[(bgz) I think you're missing the idiomatic force of the construction "It's hard not to do X and do Y." If I say, "It's hard not to see the abandoned puppy and feel sorry for it," I mean that upon seeing the puppy, it is difficult to avoid feeling sorry for it. I don't mean that it's difficult to not see the puppy (and feel sorry for it). That's why it's clearer just to say, "It's hard to see the puppy and not feel sorry for it," so there's no confusion over the scope of not.]

  7. DonBoy said,

    December 2, 2011 @ 1:58 pm

    @Ellen K: And I probably read that one at the time, too. Thanks.

  8. John Lawler said,

    December 2, 2011 @ 2:03 pm

    I think what he's saying might be better with constituent brackets attached:

    It's very hard not
          [look at the recent polls]
    (first infinitive clause)
          [think that
    (second infinitive + complement marker)
               [the odds are very high
    (complement of think that)
                   [I'm going to be the nominee]
    (Complement of odds are very high)

    So the negation spans the conjoined infinitive, which is the rest of the VP.

    By "[…]" I indicate the noticeable pause and inflectional change between the complementizer that, and the complement clause it introduces. I would interpret this as having the functions of getting the complement S announced — thus keeping the conjoined infinitive VP rolling along — and also giving the speaker a little time to focus on the clause itself.

    I think it's more than just technically correct; it's perfectly apropos as delivered, in speech. In writing, it's different; English orthography and punctuation don't always represent English speech very well.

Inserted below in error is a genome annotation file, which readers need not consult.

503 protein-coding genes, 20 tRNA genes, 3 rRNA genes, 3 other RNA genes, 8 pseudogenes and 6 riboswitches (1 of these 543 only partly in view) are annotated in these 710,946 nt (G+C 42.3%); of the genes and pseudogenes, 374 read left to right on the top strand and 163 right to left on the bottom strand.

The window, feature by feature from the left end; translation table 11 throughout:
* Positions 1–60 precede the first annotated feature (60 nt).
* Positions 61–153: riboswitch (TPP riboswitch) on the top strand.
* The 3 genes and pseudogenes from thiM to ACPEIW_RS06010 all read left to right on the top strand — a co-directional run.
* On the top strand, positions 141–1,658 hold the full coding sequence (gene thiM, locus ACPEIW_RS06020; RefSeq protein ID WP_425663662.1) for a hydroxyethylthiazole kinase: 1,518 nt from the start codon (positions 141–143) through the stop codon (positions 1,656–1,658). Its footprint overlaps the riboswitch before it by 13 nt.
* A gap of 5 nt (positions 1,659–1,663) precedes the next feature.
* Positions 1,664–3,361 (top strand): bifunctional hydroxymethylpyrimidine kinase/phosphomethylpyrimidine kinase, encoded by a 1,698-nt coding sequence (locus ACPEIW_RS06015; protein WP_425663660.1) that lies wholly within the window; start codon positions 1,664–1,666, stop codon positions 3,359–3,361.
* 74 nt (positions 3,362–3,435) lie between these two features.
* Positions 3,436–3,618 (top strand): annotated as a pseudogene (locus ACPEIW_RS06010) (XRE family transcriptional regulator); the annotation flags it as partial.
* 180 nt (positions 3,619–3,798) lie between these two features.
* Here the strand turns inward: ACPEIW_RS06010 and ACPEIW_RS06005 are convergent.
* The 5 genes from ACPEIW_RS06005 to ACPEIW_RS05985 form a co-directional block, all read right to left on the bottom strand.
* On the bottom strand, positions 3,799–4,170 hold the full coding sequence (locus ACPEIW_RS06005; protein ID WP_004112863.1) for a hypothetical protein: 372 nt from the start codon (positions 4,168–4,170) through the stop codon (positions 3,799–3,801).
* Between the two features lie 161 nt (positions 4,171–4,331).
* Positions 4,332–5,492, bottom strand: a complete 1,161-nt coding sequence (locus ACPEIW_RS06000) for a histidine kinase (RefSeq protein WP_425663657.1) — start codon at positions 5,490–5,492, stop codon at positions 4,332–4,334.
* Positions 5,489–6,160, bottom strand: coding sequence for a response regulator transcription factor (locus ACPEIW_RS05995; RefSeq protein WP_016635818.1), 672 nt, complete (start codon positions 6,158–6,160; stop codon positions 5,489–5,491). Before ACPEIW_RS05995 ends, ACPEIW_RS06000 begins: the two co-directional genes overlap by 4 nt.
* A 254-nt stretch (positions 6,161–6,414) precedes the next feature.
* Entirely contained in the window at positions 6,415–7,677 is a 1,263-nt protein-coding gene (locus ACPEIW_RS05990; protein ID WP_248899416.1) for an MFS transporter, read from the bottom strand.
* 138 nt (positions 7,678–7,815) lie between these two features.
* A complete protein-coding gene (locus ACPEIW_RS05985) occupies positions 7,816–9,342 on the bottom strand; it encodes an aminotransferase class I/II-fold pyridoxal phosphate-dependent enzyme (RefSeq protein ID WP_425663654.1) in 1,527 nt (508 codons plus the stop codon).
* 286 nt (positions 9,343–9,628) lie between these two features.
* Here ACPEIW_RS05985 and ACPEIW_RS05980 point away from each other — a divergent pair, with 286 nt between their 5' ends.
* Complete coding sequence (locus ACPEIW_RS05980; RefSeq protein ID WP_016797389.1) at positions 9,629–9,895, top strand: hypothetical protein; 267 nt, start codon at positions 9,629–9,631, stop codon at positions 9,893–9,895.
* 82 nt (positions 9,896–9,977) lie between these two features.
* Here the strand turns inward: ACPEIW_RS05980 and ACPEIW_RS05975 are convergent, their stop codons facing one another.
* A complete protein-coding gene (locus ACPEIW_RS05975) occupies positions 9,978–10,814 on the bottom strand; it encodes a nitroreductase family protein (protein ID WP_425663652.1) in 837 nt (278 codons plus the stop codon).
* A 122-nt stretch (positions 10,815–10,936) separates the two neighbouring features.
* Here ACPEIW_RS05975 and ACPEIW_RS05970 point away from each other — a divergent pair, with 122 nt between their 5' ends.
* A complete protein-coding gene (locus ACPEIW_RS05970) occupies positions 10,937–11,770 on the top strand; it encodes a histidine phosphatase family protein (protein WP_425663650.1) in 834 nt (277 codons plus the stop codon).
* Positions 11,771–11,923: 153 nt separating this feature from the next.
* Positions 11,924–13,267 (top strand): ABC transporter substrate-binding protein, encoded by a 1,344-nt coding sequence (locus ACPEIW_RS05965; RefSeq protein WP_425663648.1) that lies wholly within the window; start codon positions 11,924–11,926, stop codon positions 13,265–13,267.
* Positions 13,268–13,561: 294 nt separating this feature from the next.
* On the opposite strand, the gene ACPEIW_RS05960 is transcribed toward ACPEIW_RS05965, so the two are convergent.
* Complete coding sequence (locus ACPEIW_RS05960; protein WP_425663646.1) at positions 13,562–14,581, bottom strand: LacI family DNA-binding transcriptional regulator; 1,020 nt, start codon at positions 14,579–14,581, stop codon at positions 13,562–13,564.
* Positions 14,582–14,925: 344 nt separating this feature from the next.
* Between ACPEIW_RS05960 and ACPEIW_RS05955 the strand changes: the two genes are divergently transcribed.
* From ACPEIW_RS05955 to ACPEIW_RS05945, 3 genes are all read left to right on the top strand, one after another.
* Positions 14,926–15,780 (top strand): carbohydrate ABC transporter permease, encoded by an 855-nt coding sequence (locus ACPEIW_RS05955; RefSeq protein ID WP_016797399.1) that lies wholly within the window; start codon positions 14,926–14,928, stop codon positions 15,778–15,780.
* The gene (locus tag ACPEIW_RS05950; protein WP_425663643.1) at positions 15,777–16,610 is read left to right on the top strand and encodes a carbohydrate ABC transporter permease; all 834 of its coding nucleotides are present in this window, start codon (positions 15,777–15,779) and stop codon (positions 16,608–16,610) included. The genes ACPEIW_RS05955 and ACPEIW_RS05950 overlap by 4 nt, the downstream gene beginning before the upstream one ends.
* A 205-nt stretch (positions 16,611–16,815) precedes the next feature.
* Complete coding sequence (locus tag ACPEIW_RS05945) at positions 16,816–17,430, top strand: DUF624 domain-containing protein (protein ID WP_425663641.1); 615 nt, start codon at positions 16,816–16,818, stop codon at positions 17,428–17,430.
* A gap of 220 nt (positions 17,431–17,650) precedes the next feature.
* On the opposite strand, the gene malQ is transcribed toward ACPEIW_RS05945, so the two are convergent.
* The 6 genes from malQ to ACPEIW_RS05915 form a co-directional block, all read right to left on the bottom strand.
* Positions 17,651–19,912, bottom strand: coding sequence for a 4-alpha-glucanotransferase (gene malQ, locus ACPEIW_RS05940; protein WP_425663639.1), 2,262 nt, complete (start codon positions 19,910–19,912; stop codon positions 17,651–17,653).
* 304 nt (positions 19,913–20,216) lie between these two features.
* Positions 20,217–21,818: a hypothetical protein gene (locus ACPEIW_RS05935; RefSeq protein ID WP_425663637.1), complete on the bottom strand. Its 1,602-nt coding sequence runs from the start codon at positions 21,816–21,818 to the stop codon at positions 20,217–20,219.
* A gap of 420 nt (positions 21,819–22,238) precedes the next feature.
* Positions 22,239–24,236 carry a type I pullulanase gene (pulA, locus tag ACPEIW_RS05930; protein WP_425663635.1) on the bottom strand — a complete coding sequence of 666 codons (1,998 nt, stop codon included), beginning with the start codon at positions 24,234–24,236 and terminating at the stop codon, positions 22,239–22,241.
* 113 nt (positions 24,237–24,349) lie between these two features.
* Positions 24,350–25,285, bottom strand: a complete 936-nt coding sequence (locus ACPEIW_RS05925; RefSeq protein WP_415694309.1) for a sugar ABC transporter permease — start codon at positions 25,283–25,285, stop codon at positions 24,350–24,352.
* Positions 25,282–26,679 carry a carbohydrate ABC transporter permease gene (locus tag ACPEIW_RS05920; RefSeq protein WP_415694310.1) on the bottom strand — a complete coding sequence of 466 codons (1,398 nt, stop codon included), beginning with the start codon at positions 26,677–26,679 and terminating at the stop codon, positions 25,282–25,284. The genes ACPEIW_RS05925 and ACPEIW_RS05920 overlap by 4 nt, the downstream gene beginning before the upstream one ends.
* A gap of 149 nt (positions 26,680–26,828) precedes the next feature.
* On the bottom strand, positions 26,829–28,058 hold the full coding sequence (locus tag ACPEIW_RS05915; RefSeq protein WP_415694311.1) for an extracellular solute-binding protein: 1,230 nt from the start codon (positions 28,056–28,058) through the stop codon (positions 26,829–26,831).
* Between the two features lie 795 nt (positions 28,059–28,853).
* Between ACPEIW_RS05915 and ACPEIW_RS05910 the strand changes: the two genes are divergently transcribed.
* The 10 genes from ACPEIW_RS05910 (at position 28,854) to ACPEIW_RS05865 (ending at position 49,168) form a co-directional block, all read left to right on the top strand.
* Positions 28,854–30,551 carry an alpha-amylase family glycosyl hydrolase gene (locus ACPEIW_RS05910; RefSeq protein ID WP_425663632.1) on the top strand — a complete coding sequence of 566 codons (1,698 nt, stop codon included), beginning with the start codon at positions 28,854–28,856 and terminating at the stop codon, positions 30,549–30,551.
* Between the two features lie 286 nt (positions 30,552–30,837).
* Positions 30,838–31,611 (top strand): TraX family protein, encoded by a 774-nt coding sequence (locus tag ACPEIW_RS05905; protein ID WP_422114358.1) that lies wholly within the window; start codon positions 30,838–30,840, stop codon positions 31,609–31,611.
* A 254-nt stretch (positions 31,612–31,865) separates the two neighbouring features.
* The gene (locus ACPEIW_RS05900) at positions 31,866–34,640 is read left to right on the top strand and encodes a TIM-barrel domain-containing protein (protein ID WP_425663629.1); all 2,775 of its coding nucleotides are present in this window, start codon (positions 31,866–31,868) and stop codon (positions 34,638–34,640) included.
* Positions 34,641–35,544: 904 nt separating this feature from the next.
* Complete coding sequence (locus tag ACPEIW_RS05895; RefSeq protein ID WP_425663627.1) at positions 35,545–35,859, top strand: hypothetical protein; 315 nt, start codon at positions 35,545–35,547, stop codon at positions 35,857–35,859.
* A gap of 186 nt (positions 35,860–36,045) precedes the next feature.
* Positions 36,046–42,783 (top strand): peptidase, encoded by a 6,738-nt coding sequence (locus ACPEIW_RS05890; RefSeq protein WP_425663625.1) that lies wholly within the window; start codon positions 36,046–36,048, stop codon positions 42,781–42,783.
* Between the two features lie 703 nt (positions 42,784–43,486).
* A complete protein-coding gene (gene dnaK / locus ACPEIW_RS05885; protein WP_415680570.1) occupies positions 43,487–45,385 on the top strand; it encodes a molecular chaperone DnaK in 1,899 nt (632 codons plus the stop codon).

9. Spell Me Jeff said,

    December 2, 2011 @ 2:31 pm

    The negation comes at an odd spot, sure, but I too think the central issue is (as we've seen elsewhere) ambiguity about what we mean by "high odds." Is it "extreme odds against" or "high probability in favor of"?

  10. Jerry Friedman said,

    December 2, 2011 @ 3:05 pm

    Ben: Thanks for the neat Newt not note.

  11. Dakota said,

    December 2, 2011 @ 4:17 pm

    He's got two chances of being the nominee: slim and none.

  12. KeithB said,

    December 2, 2011 @ 5:14 pm

    As opposed to…?

  13. Orin Hargraves said,

    December 2, 2011 @ 7:52 pm

    If you'll diagram his sentence I will follow your argument anywhere.

  14. Ingrid Jakobsen said,

    December 2, 2011 @ 8:47 pm

    In Australian English, Dakota's comment would be "He's got two chances: Buckley's and none".

  15. Matt McIrvin said,

    December 2, 2011 @ 9:37 pm

    Operator precedence unclear. Consider adding parentheses.

  16. John said,

    December 2, 2011 @ 11:24 pm

    DonBoy and others are right in that Abramovitch is complaining about Newt's odds-making. He would have done better to have said that the odds were "good."

  17. Wesley Leggette said,

    December 3, 2011 @ 12:24 am

    The danger of saying "it's hard … that I won't be the nominee" would certainly be clearer, but surely he's not going to say something that leads to the sound bite "I won't be the nominee".

  18. linda seebach said,

    December 3, 2011 @ 12:27 am

    Tom Lehrer:
    Yes, for Paradise the Southland is my NOMinee
    Jes' give me a ham hock and a grit of HOMiny